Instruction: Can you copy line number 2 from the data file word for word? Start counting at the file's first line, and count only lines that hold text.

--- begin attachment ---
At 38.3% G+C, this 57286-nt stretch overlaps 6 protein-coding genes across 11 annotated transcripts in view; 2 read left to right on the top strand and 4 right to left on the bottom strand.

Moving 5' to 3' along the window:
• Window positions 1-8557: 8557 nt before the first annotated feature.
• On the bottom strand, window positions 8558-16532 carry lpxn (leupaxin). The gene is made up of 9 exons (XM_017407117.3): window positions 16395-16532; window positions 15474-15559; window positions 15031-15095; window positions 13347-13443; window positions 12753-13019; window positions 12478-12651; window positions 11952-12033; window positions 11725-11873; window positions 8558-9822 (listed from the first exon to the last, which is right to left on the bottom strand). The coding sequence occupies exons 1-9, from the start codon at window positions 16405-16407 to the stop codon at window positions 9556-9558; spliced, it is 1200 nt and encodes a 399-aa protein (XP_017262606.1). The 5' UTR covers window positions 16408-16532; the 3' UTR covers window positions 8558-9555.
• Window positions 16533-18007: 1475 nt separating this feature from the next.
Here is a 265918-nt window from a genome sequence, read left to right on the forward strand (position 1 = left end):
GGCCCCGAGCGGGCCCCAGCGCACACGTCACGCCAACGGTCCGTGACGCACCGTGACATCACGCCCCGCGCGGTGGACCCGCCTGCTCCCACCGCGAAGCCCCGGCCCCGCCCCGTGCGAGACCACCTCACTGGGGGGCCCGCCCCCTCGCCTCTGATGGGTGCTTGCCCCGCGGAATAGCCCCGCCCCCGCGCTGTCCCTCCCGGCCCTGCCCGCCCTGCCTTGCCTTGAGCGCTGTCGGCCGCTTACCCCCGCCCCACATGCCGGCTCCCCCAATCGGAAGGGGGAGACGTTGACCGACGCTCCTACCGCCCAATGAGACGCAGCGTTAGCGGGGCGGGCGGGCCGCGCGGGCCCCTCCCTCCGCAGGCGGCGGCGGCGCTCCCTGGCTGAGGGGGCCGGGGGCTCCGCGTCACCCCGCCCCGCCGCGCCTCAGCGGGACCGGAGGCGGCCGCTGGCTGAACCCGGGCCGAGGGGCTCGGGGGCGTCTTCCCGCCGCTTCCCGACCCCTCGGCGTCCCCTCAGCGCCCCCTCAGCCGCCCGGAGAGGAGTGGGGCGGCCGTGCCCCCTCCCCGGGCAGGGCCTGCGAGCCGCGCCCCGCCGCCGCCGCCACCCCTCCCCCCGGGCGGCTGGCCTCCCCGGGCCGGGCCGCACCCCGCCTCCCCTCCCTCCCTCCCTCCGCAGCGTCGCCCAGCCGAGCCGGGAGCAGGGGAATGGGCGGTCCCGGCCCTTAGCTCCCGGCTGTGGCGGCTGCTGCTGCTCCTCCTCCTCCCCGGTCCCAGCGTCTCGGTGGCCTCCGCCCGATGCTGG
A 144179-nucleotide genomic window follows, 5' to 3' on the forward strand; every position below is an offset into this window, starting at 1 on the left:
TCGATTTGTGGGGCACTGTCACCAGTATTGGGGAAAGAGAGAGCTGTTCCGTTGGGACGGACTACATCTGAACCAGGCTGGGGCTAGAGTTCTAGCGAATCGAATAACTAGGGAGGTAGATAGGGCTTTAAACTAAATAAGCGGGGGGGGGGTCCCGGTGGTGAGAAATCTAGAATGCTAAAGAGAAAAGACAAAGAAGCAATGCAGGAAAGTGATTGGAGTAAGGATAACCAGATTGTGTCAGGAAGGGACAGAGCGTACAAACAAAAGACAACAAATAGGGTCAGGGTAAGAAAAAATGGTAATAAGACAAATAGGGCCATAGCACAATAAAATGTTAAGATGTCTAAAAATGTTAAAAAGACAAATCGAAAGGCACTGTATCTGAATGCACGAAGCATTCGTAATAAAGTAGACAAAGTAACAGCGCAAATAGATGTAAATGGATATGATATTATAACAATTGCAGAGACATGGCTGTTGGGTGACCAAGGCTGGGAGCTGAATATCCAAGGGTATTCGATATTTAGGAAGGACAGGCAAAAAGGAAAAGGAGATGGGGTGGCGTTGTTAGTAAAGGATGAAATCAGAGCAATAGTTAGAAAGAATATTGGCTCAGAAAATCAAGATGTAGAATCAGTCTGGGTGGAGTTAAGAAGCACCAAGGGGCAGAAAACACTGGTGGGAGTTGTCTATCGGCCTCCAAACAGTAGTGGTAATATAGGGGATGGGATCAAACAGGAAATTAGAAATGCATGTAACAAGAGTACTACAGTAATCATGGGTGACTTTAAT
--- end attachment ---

Moving 5' to 3' along the window: